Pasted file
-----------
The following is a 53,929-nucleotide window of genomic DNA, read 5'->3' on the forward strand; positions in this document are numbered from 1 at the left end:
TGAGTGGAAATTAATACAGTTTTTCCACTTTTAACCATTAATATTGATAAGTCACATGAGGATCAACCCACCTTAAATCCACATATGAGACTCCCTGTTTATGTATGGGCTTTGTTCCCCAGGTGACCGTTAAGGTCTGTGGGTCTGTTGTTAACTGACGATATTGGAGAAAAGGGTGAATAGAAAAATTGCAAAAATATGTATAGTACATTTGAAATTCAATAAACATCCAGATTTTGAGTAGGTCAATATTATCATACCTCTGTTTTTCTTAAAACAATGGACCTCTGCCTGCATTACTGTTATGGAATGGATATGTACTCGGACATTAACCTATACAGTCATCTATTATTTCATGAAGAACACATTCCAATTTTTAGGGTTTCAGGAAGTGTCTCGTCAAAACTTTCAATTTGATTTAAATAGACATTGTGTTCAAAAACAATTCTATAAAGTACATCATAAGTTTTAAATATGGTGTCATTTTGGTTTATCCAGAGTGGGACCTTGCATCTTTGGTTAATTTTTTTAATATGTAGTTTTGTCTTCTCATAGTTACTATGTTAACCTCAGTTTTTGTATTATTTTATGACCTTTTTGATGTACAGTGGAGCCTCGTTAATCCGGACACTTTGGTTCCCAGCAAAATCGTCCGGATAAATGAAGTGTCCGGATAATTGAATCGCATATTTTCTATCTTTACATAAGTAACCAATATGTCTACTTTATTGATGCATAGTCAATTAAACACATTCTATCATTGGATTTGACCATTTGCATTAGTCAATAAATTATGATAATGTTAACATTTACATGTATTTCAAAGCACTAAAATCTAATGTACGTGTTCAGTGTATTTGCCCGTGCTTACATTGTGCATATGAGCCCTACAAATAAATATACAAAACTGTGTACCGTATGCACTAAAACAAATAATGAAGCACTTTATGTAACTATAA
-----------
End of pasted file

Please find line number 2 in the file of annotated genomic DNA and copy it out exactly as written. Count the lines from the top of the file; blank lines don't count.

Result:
TGAGTGGAAATTAATACAGTTTTTCCACTTTTAACCATTAATATTGATAAGTCACATGAGGATCAACCCACCTTAAATCCACATATGAGACTCCCTGTTTATGTATGGGCTTTGTTCCCCAGGTGACCGTTAAGGTCTGTGGGTCTGTTGTTAACTGACGATATTGGAGAAAAGGGTGAATAGAAAAATTGCAAAAATATGTATAGTACATTTGAAATTCAATAAACATCCAGATTTTGAGTAGGTCAATATTATCATACCTCTGTTTTTCTTAAAACAATGGACCTCTGCCTGCATTACTGTTATGGAATGGATATGTACTCGGACATTAACCTATACAGTCATCTATTATTTCATGAAGAACACATTCCAATTTTTAGGGTTTCAGGAAGTGTCTCGTCAAAACTTTCAATTTGATTTAAATAGACATTGTGTTCAAAAACAATTCTATAAAGTACATCATAAGTTTTAAATATGGTGTCATTTTGGTTTATCCAGAGTGGGACCTTGCATCTTTGGTTAATTTTTTTAATATGTAGTTTTGTCTTCTCATAGTTACTATGTTAACCTCAGTTTTTGTATTATTTTATGACCTTTTTGATGTACAGTGGAGCCTCGTTAATCCGGACACTTTGGTTCCCAGCAAAATCGTCCGGATAAATGAAGTGTCCGGATAATTGAATCGCATATTTTCTATCTTTACATAAGTAACCAATATGTCTACTTTATTGATGCATAGTCAATTAAACACATTCTATCATTGGATTTGACCATTTGCATTAGTCAATAAATTATGATAATGTTAACATTTACATGTATTTCAAAGCACTAAAATCTAATGTACGTGTTCAGTGTATTTGCCCGTGCTTACATTGTGCATATGAGCCCTACAAATAAATATACAAAACTGTGTACCGTATGCACTAAAACAAATAATGAAGCACTTTATGTAACTATAA